Roll-over relief: on the acquisition
TCGA92/S152 (1) requires the new asset to be `on the acquisition ….. taken into use’ for the purpose of the trade etc. In the High Court decision in Campbell Connelly & Co Ltd v Barnett (66TC380) Knox J. commented that
`Although it leads to difficulties in reconciling TCGA92/S27 [now TCGA92/S28] and Section 115 [now Section 152], it seems to me that there is enough internal evidence in Section 115 to lead to the conclusion that the acquisitions being aimed at are completed acquisitions, not ones which still lie in contract.’
The asset must be taken into use at the time that any contracts are completed by conveyance or delivery and possession has been obtained.
If the asset is ready for use when possession is obtained, it must be taken into qualifying use without delay. The asset may, however, need minor alterations or adaptations or the claimant may need, for example, to obtain stock or to engage staff before the asset can be taken into use. Relief should not be denied solely on the grounds that the asset has not been brought into use as soon as it is acquired, provided that it is brought into use as soon as is practicable after the acquisition and without unnecessary delay.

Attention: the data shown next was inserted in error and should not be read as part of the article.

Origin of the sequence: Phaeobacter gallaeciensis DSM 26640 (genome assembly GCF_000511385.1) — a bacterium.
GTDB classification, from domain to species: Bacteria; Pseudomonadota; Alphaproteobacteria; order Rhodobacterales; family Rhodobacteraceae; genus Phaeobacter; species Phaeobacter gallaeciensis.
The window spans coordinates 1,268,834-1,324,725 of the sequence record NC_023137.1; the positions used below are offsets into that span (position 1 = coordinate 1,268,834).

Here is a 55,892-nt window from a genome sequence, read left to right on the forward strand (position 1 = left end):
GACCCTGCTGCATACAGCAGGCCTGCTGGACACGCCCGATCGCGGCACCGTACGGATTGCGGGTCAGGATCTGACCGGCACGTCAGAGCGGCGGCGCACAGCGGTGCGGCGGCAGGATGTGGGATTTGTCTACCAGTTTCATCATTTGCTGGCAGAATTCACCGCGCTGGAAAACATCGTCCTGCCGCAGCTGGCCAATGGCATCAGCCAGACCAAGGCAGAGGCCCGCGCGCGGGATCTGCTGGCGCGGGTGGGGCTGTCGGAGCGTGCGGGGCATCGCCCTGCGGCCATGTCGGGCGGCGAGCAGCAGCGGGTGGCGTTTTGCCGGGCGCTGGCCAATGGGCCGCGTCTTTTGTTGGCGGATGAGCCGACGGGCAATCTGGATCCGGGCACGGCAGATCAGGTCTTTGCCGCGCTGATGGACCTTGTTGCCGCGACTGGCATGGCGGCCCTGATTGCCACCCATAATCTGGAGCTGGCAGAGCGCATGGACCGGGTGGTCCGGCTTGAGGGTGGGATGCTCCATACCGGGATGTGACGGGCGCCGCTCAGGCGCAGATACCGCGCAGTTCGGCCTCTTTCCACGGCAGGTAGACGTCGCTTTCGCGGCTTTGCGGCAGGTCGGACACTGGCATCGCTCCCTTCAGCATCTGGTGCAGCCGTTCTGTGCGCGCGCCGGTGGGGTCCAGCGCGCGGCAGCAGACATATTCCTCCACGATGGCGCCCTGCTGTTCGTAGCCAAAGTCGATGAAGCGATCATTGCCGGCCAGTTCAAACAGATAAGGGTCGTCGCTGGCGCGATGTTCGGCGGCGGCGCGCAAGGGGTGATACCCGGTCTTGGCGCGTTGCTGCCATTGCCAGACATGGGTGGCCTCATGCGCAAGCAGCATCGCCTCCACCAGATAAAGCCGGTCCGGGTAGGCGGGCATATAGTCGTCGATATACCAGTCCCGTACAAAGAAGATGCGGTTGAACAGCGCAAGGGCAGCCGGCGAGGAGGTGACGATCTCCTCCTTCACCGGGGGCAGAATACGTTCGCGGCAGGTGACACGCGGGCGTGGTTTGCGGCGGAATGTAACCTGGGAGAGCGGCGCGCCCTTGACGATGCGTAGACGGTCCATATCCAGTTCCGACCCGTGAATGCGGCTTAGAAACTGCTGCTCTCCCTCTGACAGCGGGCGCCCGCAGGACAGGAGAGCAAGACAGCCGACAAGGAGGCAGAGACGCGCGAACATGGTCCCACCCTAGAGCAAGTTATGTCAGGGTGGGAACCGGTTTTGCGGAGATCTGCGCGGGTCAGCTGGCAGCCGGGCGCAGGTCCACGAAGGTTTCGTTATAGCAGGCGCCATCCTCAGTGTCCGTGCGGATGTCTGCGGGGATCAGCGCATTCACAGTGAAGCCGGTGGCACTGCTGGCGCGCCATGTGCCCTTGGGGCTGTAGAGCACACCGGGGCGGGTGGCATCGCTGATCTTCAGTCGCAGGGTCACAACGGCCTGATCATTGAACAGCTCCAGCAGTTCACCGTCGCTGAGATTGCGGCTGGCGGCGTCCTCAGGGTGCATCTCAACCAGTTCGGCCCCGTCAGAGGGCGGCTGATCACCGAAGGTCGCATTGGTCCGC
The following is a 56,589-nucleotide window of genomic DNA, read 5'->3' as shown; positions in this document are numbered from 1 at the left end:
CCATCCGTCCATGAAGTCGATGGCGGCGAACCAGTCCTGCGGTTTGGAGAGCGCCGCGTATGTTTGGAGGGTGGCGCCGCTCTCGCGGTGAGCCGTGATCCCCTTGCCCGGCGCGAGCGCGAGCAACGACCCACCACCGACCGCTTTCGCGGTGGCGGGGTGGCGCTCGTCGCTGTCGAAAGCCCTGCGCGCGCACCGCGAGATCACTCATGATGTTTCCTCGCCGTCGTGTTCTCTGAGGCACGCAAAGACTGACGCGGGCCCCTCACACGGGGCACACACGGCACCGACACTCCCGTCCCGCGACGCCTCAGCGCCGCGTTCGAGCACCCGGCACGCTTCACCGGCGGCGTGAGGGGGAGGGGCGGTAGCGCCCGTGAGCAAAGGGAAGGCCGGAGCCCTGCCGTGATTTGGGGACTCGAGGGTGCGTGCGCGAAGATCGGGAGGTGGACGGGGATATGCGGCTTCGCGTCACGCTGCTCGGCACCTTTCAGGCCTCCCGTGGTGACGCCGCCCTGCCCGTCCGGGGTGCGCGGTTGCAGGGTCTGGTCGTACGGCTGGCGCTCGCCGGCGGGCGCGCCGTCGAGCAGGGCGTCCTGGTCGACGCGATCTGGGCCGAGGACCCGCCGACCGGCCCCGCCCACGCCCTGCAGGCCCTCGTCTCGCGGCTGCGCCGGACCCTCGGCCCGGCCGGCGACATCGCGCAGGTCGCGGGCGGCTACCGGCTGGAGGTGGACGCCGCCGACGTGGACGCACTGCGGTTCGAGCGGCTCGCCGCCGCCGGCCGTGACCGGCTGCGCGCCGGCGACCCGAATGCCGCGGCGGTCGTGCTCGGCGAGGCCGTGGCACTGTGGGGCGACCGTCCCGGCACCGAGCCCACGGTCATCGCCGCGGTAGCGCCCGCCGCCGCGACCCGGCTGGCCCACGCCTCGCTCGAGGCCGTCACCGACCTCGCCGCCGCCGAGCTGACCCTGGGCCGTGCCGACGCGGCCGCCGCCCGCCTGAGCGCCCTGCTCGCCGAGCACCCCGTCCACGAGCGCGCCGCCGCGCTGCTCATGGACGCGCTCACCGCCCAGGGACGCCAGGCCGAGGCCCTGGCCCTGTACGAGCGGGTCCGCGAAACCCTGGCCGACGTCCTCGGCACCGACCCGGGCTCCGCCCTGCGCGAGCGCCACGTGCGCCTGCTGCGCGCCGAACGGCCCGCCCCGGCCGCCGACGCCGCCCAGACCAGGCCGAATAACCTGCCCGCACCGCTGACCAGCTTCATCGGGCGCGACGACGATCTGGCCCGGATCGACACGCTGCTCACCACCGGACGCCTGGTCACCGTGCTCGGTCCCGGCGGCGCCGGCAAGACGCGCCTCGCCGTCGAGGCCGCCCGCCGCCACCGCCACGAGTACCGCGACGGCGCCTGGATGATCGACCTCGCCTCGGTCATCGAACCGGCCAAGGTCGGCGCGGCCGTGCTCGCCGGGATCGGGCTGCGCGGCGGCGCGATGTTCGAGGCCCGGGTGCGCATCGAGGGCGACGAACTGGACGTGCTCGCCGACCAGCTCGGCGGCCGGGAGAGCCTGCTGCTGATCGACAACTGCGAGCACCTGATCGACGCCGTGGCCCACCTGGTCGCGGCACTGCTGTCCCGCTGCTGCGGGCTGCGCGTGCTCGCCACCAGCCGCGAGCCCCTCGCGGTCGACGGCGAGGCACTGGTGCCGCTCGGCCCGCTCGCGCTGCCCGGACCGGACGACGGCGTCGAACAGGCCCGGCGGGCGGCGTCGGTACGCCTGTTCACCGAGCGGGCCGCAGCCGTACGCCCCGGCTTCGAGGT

The question is to be decided on the facts and circumstances of the case taking account of the nature of the trade and the asset concerned. In most cases, it is expected the interval will be short.
For example, taking over a public house but not opening until after the next licensing court may be acceptable but taking over a hotel as a going concern in May but not opening until October would be unacceptable (unless the hotel is, for example, in a ski resort and the main season is in the winter).
The interval may be longer but still acceptable if the trade is a seasonal one. If the asset is acquired after the end of the season but is not taken into use until the beginning of the new season, the delay may be acceptable. Examples might include an aircraft used for crop spraying or an ice cream kiosk in a seaside resort.
Milton v Chivers (SpC 57/95)
The decision of the Special Commissioners in Milton v Chivers (SpC 57/95) is a useful example. At the time the Special Commissioners decisions were not legally binding precedent, but it illustrates our view that the acquisition and the taking into use must be reasonably proximate to one another. The asset may not be capable of being taken into use immediately but the claimant must not be dilatory.